U.S. Press Freedom Tracker

L.A. Taco reporter detained while covering Echo Park protest

Incident Details

REUTERS/David Swanson

Los Angeles Police Department officers detain protesters demonstrating against the closure of a homeless encampment at Echo Park Lake on March 25, 2021. More than a dozen journalists were also arrested or detained.

— REUTERS/David Swanson
March 25, 2021

At least 13 journalists, and likely more, were arrested or detained in Los Angeles, California, while documenting demonstrations near Echo Park Lake on March 25, 2021, as reported to the U.S. Press Freedom Tracker, on social media and in other news outlets.were arrested or detained in Los Angeles, California, while documenting demonstrations near Echo Park Lake on March 25, 2021, as reported to the U.S. Press Freedom Tracker, on social media and in other news outlets.

As crowds demonstrated against the city’s plan to clear a large homeless encampment, Los Angeles Police Department officers declared the gathering at the park’s northern entrance unlawful shortly after 8 p.m., The Washington Post reported.

Before anyone could exit, according to The Post, a supervising officer announced that everyone was under arrest and officers surrounded the group using a police tactic called “kettling.”

Los Angeles Times reporter James Queally tweeted that he and reporter Lexis-Olivier Ray, who writes for the digital news site L.A. Taco, were standing next to each other inside the “kettle” as police faced off with protesters. Queally noted that just a week earlier, he had written a story for the Times about the “failure to disperse” charges brought against Ray by the LAPD months after he was covering another incident in downtown L.A.

Ray tweeted that he and Queally were trying to stick together after the crowd was boxed in, and he posted footage he took as Queally was led away by officers and placed in zip-tie cuffs.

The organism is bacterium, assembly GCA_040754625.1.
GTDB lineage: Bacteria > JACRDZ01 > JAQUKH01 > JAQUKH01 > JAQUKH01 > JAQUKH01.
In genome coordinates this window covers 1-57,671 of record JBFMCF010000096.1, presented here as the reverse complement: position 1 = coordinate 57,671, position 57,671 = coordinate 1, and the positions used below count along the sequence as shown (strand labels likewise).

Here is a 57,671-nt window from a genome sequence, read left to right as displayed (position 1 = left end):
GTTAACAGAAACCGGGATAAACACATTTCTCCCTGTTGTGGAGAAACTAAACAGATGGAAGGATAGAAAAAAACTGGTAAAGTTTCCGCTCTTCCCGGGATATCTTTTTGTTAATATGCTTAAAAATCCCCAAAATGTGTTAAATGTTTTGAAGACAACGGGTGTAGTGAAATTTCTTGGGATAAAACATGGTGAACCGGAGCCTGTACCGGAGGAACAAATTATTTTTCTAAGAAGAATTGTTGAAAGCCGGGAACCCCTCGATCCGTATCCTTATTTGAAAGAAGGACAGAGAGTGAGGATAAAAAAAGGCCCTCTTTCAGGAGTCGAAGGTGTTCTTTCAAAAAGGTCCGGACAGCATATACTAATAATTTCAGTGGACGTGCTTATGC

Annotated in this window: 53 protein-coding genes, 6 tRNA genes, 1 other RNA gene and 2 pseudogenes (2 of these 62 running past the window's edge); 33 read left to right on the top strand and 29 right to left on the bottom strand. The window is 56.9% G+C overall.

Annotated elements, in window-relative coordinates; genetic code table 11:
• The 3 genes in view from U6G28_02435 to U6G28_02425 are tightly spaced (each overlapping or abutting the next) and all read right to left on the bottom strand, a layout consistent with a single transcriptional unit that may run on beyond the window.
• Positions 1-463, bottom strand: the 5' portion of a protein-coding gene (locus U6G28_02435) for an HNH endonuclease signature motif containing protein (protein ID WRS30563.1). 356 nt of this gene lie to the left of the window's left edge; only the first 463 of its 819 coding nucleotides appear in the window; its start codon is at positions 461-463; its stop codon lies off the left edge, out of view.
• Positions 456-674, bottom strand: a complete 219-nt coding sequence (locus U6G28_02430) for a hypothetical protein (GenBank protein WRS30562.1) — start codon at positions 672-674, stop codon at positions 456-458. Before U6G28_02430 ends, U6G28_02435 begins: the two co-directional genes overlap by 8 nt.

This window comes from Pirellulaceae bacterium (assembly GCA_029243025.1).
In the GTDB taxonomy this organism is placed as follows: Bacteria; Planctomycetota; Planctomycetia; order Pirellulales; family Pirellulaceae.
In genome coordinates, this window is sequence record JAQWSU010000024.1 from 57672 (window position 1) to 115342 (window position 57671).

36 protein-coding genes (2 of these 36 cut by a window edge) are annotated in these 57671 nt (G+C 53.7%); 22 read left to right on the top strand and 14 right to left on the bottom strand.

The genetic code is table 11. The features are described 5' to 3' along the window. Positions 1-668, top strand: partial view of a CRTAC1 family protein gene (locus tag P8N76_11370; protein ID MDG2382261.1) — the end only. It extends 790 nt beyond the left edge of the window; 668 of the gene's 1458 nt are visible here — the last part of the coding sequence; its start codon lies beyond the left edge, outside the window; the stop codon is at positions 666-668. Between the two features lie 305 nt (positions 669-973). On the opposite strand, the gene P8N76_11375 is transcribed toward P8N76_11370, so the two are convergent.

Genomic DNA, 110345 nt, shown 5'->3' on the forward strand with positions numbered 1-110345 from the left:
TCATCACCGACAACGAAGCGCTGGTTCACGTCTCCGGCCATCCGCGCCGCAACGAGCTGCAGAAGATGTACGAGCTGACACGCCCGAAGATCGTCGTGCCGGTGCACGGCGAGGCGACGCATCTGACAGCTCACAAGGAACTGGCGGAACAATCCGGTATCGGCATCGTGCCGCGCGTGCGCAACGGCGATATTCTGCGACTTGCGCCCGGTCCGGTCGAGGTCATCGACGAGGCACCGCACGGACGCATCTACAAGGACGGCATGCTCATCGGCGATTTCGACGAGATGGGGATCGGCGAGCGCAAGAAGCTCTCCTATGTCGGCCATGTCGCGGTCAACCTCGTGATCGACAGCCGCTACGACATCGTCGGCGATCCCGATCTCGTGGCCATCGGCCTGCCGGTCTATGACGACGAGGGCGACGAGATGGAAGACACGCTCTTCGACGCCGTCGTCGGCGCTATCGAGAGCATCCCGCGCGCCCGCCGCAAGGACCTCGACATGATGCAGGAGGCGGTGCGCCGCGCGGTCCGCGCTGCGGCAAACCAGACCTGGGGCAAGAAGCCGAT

Ray confirmed to the U.S. Press Freedom Tracker that he continued filming as officers arrested more individuals in the kettle — sometimes violently. In the footage, Ray can be heard saying, “Why are you pointing this [weapon] at me? I’m with the media,” as an officer trains his weapon on Ray’s chest and face.

Queally tweeted that after his arrest and release 30 minutes later, Ray called him and said that he was still detained in the kettle.

“I managed to get hold of an officer in media relations who rushed to do something about it,” Queally wrote. “I’m still worried he might have gotten arrested otherwise.”

Ray tweeted at around 10:30 p.m. that he had been released, along with other members of the press, without being formally arrested.

“They held us there for more than an hour and then let people go if they had a press pass,” Ray told the Tracker. “Last year they said press could self-ID but I think they only let people go [that night] if they approved their press pass.”

Around the time it was making arrests, LAPD issued a statement on Twitter that reads, in part, “As a reminder, members of the media are also to obey the dispersal orders. Members of the media are to use the designated media viewing area.”

At around 1 a.m. on March 26, the LAPD posted another statement specifically addressing the detainments of members of the press.

“An unlawful assembly was declared by the Incident Commander after the unlawful activity of individuals threatened the safety of the officers and all those present,” the statement reads. According to the statement, police declared the gathering unlawful in part because protesters were shining strobe lights at police, which can “cause significant injury to the eyes.”

The statement says members of the press were directed to identify themselves and relocate to a media area 350 feet away from the crowd.

About the media area, Queally tweeted, “Media pens are deliberately setup to keep reporters AWAY from news. Tonight was no different. It was nowhere near the protests or action in the park.”

The LAPD statement notes that as individual arrests were made of those inside the kettle, police officers “learned that several credentialed and non-credentialed members of the media were part of the group. Members from the Department’s Media Relations Division were summoned to assist in identifying these individuals and they were released at scene without being arrested.”

The Los Angeles Police Department, which only accepts requests for comment via email, did not immediately respond to a request for further comment.

The Tracker documents all arrests separately. Find all arrests and detainments from the Echo Park Lake protest here.

The U.S. Press Freedom Tracker catalogues press freedom violations in the United States. Email tips to [email protected].